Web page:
Chester G. Fisher
Chester G. Fisher, a native of Pittsburgh, Pennsylvania, founded Fisher Scientific Instruments when he was only twenty years old and still an engineering student at what became the University of Pittsburgh. Fisher’s company was initially a scientific materials company, which provided laboratory-testing equipment to local businesses. Fisher’s aim was to create a one-stop shop in scientific materials for researchers. In 1904 Fisher published his first catalogue, which soon set a standard for the industry and was quickly recognized as an important scientific reference tool. During World War I, Fisher began manufacturing instruments, including gun sights for field artillery. Fisher also designed a rapid gas analysis system for use by the American Expeditionary Forces in 1918 and sent two of his employees to France to train soldiers in gas detection.
After 1917 Fisher extended his activities to cover a wide range of scientific instruments that had previously been imported from Europe. In 1921 the company introduced a new burner designed by Chester’s brother, Edwin Fisher, which was the most significant improvement in burners since Robert Bunsen’s famous burner in 1888. Fisher products were an important tool for American researchers throughout the 1920s and 1930s but never more so than during World War II, when Fisher Scientific Corporation played a vital role in equipping the nation’s scientific laboratories, including those of the Manhattan Project.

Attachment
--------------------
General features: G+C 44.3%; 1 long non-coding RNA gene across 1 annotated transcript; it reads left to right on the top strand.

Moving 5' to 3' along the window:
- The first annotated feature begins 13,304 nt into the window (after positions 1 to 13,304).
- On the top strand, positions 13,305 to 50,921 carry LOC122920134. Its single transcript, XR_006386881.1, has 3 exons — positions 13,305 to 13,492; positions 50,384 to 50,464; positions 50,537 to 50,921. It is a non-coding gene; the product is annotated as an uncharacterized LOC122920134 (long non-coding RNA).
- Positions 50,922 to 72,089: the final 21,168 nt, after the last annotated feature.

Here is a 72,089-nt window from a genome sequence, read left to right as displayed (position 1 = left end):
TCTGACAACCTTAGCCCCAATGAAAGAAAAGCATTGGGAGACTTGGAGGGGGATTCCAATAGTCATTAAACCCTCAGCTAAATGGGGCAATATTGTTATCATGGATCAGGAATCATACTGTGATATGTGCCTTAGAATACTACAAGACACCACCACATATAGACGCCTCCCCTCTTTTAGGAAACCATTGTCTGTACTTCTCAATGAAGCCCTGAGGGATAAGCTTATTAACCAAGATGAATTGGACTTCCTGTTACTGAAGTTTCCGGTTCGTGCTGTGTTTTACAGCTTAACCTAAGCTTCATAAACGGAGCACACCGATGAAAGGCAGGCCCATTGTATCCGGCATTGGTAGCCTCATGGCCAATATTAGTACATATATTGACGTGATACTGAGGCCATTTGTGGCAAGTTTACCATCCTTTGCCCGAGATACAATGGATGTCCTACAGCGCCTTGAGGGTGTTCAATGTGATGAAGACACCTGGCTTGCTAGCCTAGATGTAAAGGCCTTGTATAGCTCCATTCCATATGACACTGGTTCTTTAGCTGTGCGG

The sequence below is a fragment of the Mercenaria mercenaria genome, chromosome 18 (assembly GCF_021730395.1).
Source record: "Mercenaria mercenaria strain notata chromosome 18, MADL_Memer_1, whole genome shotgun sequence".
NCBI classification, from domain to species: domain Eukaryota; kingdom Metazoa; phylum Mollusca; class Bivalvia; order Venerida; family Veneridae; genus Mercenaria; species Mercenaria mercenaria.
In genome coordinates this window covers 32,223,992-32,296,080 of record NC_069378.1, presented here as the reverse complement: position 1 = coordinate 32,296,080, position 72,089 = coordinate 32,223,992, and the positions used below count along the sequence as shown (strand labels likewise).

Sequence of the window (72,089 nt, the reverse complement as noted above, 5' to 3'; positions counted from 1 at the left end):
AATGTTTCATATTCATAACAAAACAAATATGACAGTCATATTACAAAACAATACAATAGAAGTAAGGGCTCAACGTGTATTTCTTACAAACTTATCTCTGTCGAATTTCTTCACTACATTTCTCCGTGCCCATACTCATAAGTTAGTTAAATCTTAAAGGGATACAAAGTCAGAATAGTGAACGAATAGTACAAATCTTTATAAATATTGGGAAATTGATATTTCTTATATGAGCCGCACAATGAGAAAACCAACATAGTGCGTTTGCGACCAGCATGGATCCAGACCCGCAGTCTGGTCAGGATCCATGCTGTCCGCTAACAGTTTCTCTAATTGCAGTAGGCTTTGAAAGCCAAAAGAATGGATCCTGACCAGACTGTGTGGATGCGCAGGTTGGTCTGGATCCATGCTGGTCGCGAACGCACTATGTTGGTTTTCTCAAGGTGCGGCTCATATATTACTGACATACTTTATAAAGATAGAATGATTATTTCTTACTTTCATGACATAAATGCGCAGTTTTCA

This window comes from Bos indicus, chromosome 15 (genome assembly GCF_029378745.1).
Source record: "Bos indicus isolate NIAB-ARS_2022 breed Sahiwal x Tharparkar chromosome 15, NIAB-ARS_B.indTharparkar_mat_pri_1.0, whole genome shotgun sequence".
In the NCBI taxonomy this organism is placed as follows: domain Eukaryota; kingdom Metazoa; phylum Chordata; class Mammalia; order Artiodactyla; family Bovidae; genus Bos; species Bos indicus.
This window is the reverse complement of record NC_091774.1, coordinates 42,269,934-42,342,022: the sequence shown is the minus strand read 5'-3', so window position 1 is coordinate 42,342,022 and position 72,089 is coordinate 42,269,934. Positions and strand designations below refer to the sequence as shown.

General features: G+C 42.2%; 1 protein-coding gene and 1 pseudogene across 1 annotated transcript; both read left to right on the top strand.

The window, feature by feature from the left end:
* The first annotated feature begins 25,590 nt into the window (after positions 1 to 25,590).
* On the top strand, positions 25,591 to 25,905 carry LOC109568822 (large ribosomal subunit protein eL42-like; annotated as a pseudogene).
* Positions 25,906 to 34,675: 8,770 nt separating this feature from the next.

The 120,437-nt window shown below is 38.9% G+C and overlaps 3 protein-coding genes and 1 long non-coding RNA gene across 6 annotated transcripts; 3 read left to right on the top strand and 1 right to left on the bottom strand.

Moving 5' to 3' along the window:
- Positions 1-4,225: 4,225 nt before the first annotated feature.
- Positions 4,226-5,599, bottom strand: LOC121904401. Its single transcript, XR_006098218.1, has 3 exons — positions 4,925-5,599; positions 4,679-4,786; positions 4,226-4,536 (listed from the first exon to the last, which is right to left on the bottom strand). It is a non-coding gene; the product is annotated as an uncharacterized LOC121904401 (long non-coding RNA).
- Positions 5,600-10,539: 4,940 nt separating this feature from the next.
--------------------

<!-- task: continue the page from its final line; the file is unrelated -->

In the 1920s Fisher began collecting paintings and artifacts that depict the history of chemistry. Fisher was fascinated by the work of Louis Pasteur, and he constructed a special Pasteur room, dedicated to the great French biologist that contained apparatus, instruments, and other original documents. The collection is now housed at the Chemical Heritage Foundation in Philadelphia. (More about the Fisher Collection at CHF)
Fisher was very active in industry professional associations and was a founder and president of the Scientific Apparatus Makers Association. He was also a fellow of the American Association for the Advancement of Science and a charter member of the Pittsburgh Section of the American Chemical Society, which honored him with the Pittsburgh Award in 1947.
A young Chester Fisher. Courtesy of Fisher Scientific.